1. Pattie, is there a specific reason you don’t want to take the whip with you in this situation? A whip in that environment might go a long way for keeping you safer!

      -Julia Burdy, CRK Training Community Manager

  22. Very practical topic. It’s easy to get into a bit of a pickle at the gate. Love your down to earth approach to all things equine. Thank you!

  23. I have been working with a horse who is somewhat reactive. She rushes thru gates and once knocked me over. Any tips?

    1. Hi Judy, is there one specific moment during the gate process that seems to set her off? The other horses? The narrow space? Could it be solved by perhaps having a helper that opens the gate so you can focus on just getting her to slow down (possibly even reinforce for stopping) while going through the gate?

      -Julia Burdy, CRK Training Community Manager

  24. I had just brought a quarter horse to my place today. He had been on my land in the fall and so was familiar with me and the place The grand children had been leading him around and they were on bareback. When my older granddaughter got on his bare back and was trying to get him to run a little, he started to buck. She fell to the ground. Did not hurt herself. We put the saddle on him and she rode without difficulty. This horse has been quiet most of the winter and maybe he was over loaded. Any thoughts?

    1. Joan, it is really tough to say what might have happened in this situation without having been there to see it. He could’ve had a fly or something bothering him or he just isn’t used to being ridden bareback. Does his back sore if you press your hand running down along a side of his spine?

      -Julia Burdy, CRK Training Community Manager

  25. I appreciate this video because taking my horse in and out of his paddock has been tricky for me. I am getting better at controlling his rushing past me, and always make him do it again if he is moving faster than a careful walk or bumps me with his body. We are making progress! I would like to know if you have any horses who are territorial about their stalls, who act like they’d prefer you stay out, or who always turn their bums towards you when you walk in? This is not at feeding time, by the way. Thanks, Debbie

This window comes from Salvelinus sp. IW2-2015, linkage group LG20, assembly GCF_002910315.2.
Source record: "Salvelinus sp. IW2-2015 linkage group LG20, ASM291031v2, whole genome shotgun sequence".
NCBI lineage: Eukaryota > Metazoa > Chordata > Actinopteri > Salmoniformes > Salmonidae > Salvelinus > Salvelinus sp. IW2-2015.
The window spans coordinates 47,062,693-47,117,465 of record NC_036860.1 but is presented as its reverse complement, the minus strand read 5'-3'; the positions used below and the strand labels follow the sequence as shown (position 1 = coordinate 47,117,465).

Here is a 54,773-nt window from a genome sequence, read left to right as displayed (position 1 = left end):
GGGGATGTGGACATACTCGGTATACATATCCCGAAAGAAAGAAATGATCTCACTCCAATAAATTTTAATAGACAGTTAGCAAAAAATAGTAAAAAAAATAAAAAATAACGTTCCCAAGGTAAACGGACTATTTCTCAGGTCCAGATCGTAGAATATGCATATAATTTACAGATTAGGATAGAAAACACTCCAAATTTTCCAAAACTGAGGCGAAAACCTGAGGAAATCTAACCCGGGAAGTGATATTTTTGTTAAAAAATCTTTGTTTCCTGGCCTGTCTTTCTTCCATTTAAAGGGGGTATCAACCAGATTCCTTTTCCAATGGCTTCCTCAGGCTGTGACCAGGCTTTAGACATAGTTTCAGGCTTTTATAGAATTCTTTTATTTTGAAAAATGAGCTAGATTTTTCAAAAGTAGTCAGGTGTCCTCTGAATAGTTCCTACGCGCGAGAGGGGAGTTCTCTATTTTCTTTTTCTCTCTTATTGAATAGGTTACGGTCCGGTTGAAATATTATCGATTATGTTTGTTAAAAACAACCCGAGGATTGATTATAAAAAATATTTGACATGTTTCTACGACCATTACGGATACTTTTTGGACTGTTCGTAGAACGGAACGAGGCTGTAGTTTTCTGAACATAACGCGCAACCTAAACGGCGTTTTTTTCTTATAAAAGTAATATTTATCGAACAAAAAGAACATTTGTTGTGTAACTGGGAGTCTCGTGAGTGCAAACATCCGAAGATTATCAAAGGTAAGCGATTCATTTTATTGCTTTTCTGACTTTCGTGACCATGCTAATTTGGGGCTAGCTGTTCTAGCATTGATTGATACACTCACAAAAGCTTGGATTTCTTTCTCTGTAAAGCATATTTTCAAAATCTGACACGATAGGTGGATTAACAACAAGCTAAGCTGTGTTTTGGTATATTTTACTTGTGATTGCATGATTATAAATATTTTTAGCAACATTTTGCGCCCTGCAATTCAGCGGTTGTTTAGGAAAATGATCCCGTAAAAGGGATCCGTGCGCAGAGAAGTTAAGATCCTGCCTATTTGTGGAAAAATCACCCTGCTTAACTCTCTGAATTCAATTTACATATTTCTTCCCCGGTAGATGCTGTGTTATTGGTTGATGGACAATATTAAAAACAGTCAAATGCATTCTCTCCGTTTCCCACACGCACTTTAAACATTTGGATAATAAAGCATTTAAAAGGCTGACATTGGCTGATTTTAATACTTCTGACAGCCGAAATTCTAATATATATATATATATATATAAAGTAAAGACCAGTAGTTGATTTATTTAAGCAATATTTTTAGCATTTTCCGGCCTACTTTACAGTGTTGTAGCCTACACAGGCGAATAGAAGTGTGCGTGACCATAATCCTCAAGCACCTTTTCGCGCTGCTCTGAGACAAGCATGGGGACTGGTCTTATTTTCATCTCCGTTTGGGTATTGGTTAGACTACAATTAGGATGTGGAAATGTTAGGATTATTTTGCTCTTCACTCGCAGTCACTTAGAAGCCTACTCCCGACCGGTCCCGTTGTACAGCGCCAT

1. Debbie, we don’t have any horses at this time that I would say are territorial about their stalls. Typically horses become territorial about their stalls because they are protecting their food. Even if this isn’t at dinner time his hay, I’m guessing, is in his stall so he could be protecting that resource.

      It could also be a learned behavior from people feeding him treats!

      -Julia Burdy, CRK Training Community Manager

  26. Thanks Callie for the gate video. Gates can be quite challenging. My neighbour lets me use her arena to school my horse, which is great. I have to walk through one of her paddocks to get to the arena. It’s a long story but I usually also have to take my dog when I go there to ride. The gate is even more challenging when leading both a horse and a dog and trying not to let the dog be trodden on or let her horse escape as I go through.